Hydrometallurgy 05/2015; 155. DOI:10.1016/j.hydromet.2015.03.020
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    ABSTRACT: The regeneration of strong (≥ 6 mol/L) hydrochloric acid (HCl) is an important but capital and energy intensive unit operation in chloride metallurgical facilities. This paper discusses a novel low temperature process capable of producing super-azeotropic hydrochloric acid via the reactive crystallization of calcium sulfate α-hemihydrate, a valuable by-product, in a continuous stirred-tank reactor (CSTR). The design of the process was enabled via model-based water activity calculations that allowed for selecting process conditions promoting the metastability of calcium sulfate α-hemihydrate in strong HCl solutions, while preventing the formation of the undesirable calcium sulfate anhydrite phase. The CSTR crystallizer was operated in the range from 13 °C to 60 °C by reacting concentrated CaCl2 feed solution (up to 5 mol/L) with concentrated H2SO4 (up to 18 mol/L). Super-azeotropic HCl (up to 9.5 mol/L, ~ 30 wt.%) and calcium sulfate α-hemihydrate (α-HH) was produced at 60 °C. Calcium sulfate dihydrate (DH) could also be produced but with lower strength HCl (sub-azeotropic ≤ 6 mol/L) and at ≤ 40 °C. By maintaining a low CaCl2 concentration (0.1–0.4 mol/L) the growth of metastable α-HH crystals (30–60 μm crystal size) was promoted due to a favorable supersaturation regime. Finally, it was determined that the super-azeotropic HCl producing crystallization process can be carried out in a thermally autogenous mode at 60 °C taking advantage of the exothermic character of the reaction.
    Hydrometallurgy 05/2015; 155. DOI:10.1016/j.hydromet.2015.03.019
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    ABSTRACT: Lead (Pb) is known for its high and long-term toxicity even at very low concentrations and its presence limits the reusability and recyclability of industrial wastewaters. In this study, Pb was recovered from synthetic wastewater as PbCO3 crystals via the fluidized-bed crystallization process. Pb removal exceeded 99% when the operating pH was kept within a range of 8–9 and the carbonate-to-lead molar ratio was set to 3:1. Higher Pb removals were obtained with the gradual reduction of recirculation flow rate. The present study demonstrates the potential of Pb recovery from contaminated wastewaters using fluidized-bed crystallization technology.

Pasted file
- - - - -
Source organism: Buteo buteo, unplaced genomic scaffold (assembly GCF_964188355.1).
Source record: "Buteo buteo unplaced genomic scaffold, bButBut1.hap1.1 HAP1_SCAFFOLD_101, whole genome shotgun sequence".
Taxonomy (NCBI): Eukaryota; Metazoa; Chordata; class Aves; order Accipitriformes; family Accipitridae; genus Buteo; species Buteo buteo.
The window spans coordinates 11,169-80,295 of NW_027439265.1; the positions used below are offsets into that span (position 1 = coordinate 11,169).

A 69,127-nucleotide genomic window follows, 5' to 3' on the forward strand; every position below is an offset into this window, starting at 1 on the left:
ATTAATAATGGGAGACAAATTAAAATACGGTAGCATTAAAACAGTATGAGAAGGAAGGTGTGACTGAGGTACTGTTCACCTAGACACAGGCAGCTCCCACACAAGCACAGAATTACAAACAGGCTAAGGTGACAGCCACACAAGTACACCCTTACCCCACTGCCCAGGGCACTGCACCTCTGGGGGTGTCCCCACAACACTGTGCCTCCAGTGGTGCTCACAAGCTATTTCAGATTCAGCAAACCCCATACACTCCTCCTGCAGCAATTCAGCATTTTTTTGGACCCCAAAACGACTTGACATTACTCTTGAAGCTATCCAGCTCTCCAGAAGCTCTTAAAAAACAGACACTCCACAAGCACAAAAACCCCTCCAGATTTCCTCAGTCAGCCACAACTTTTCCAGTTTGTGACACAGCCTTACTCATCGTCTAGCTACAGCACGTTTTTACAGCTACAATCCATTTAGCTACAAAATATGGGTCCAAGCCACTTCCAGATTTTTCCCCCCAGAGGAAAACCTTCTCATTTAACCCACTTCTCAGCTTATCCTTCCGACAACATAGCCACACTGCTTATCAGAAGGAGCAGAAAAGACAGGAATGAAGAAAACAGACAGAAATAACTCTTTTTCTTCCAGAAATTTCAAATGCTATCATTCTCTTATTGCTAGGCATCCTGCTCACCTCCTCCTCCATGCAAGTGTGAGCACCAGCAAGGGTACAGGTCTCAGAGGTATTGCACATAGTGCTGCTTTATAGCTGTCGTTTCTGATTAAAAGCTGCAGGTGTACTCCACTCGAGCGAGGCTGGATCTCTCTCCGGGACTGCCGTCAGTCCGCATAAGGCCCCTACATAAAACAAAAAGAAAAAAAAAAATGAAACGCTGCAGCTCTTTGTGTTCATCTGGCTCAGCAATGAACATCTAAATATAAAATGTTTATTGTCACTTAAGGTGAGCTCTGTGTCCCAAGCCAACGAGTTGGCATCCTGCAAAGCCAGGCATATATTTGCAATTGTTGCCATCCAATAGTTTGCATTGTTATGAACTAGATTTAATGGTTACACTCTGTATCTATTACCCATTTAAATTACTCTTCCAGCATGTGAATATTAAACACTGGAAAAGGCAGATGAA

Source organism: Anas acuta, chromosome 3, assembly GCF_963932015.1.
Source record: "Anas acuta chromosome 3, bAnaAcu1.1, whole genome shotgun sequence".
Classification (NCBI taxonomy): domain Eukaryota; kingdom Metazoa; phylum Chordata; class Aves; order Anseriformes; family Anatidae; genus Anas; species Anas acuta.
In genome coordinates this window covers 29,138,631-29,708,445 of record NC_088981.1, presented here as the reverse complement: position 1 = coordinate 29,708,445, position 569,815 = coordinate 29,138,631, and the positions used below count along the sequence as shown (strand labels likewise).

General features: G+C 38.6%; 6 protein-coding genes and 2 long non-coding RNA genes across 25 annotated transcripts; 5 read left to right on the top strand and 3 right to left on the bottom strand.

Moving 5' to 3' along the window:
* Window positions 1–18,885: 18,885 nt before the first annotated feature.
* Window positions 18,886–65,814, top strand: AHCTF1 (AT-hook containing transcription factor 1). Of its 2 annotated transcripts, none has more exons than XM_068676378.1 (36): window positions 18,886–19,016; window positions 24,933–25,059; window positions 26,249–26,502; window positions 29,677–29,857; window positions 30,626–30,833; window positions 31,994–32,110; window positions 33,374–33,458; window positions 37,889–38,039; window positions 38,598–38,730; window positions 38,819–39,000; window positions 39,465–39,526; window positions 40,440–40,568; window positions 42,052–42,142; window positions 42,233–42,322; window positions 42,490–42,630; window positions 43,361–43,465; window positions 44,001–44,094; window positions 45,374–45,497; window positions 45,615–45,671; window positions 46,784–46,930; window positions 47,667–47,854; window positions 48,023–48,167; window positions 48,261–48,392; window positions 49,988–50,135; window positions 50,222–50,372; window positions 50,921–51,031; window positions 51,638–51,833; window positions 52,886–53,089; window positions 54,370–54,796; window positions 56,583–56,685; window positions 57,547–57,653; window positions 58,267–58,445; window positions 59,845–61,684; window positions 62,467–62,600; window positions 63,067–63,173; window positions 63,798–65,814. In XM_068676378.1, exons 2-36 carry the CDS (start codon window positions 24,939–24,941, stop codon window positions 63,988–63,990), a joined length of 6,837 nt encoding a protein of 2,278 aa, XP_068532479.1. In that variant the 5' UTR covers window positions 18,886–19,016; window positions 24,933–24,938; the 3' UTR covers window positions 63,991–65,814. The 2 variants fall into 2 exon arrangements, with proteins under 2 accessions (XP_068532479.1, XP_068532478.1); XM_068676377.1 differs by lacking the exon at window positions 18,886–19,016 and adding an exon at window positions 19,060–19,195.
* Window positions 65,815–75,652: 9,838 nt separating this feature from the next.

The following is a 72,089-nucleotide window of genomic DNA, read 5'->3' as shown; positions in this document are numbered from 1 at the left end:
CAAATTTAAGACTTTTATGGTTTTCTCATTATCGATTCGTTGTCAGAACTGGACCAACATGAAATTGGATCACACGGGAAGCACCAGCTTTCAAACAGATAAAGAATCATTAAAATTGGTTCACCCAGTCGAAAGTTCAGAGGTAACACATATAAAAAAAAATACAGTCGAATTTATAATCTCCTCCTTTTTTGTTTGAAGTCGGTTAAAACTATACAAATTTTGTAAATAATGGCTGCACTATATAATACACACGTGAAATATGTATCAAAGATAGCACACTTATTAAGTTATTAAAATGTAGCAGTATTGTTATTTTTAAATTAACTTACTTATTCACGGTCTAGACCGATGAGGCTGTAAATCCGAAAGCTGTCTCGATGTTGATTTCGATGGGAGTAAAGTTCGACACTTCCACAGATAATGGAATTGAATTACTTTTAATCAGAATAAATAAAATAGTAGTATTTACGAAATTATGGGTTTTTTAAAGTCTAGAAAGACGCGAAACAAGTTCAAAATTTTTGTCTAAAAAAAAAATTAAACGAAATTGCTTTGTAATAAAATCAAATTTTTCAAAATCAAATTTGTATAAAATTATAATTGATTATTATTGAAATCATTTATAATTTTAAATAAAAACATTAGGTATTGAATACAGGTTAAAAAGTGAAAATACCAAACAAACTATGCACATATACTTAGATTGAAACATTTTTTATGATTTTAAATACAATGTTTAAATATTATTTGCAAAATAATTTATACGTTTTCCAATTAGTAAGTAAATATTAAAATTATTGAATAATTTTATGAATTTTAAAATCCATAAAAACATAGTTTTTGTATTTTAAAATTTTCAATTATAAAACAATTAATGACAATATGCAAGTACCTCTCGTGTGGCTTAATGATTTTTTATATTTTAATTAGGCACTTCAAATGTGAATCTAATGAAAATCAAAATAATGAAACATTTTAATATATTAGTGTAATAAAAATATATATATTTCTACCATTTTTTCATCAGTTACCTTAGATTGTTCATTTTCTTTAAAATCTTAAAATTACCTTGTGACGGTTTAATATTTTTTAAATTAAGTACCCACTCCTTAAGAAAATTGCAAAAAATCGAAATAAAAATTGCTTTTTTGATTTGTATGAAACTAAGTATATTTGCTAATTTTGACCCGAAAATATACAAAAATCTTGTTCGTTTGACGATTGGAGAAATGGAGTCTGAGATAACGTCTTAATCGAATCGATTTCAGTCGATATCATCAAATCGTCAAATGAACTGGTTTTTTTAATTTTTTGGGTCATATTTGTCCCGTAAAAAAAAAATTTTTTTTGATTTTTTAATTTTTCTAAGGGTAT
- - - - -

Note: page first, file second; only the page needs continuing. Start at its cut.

Hydrometallurgy 05/2015; 155:6-12. DOI:10.1016/j.hydromet.2015.03.009
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    ABSTRACT: This paper reports on continuous testing of a process for the recovery of vanadium from a H2SO4-HF solution, generated from the leaching of stone coal, by solvent extraction using a D2EHPA/TBP mixture as the extractant. Three unit processes are included: fully continuous countercurrent solvent extraction and stripping; oxidation and precipitation; and calcination. The solvent-extraction circuit was operated for 96 h. With six stages of countercurrent extraction, 97.7% vanadium, 98.3% molybdenum, and 97.9% titanium were extracted, while the sodium, potassium, fluorine, and nickel impurities were barely extracted. Scrubbing removed co-extracted and aqueous-entrained zinc, magnesium, silicon, and arsenic impurities. Most co-extracted impurities were scrubbed in two stages. Using five stages of stripping, more than 99.8% of the vanadium was stripped, yielding a vanadium concentration in the loaded strip solution of 34.1 g/L. Co-extracted molybdenum(VI), titanium(IV), and iron(III) remaining in the stripped organic phase were removed by a saturated sodium carbonate solution and the regenerated organic was reused for vanadium extraction. Vanadium was selectively precipitated with 98.5% efficiency from the loaded strip solution by oxidation and precipitation with ammonium sulfate. A high-purity V2O5 (99.61%) product was successfully produced by this flowsheet.